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Sunday Puzzle: Three Words. Two Homophones. One Conjunction.

Sunday Puzzle
Sunday Puzzle

On-air challenge:Every answer is a familiar three-word phrase that has "and" in the middle. Each sentence contains two words that have homophones that will complete the phrase.

Ex. A cane makes an infirm person able to walk. CAIN AND ABEL

  • I found a beautiful reed on the river's right bank.
  • Some friends of mine say "hi's" in Lowe's housewares department.
  • The musician composed a new hymn for the "Ben Hur" soundtrack.
  • The woodworker won a chisel and awl in a lottery.
  • A dozen tix to "The Bourne Identity" cost a lot of bread.
  • A vegetable shortage of peas and corn caused long queues at the supermarket.
  • The chef had parsley, sage, and thyme tied up in bundles.
  • The field was mown after the grass had grown too high.
  • Bret Harte was the sole author of "The Luck of Roaring Camp"
  • You can always reach me by cell phone
  • Last week's challenge:This challenge came from listener Al Gori of Cozy Lake, N.J. Think of a famous quotation with 8 words. The initial letters of the first 4 words themselves spell a word, and the initial letters of the last 4 words spell another word. Both words rhyme with "jab." What quotation is it?

    Answer:Float like a butterfly, sting like a bee (Muhammad Ali) --> FLAB, SLAB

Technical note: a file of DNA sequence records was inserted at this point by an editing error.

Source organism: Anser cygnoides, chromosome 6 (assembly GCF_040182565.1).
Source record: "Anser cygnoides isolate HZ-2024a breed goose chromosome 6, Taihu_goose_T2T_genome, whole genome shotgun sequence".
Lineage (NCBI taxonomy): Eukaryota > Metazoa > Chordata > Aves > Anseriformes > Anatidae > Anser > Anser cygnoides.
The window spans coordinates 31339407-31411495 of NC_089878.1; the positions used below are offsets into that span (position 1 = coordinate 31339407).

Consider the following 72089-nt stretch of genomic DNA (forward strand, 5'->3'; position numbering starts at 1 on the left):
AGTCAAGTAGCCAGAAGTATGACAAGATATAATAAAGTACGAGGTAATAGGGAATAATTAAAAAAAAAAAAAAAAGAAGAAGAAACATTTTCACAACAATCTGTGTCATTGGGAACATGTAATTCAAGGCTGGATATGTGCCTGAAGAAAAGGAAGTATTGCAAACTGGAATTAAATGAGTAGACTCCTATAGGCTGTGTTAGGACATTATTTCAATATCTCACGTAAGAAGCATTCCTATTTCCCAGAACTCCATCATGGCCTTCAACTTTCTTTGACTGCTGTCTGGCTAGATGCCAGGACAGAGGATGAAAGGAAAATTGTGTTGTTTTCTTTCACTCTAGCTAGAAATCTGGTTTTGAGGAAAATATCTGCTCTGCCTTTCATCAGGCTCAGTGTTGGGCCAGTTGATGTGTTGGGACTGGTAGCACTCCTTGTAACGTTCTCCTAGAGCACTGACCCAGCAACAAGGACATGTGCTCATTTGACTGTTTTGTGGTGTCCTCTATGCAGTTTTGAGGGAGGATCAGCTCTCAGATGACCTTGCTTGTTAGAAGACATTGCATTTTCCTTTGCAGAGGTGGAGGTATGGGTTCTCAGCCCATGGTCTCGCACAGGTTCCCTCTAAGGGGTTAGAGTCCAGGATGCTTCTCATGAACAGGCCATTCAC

Winner:Jonas Singer of Washington, D.C.

    Next week's challenge:This puzzle is for the new school year. Think of two antonyms, each in three letters. Set them side by side. In between them arrange the letters of TRY TO ACE in some order. The result will name someone at school. Who is it?

    Submit Your Answer

    If you know the answer to next week's challenge, submit it here. Listeners who submit correct answers win a chance to play the on-air puzzle. Important: Include a phone number where we can reach you Thursday, Sept. 21, at 3 p.m. ET.

    Copyright 2020 NPR. To see more, visit https://www.npr.org.

    NPR's Puzzlemaster Will Shortz has appeared on Weekend Edition Sunday since the program's start in 1987. He's also the crossword editor of The New York Times, the former editor of Games magazine, and the founder and director of the American Crossword Puzzle Tournament (since 1978).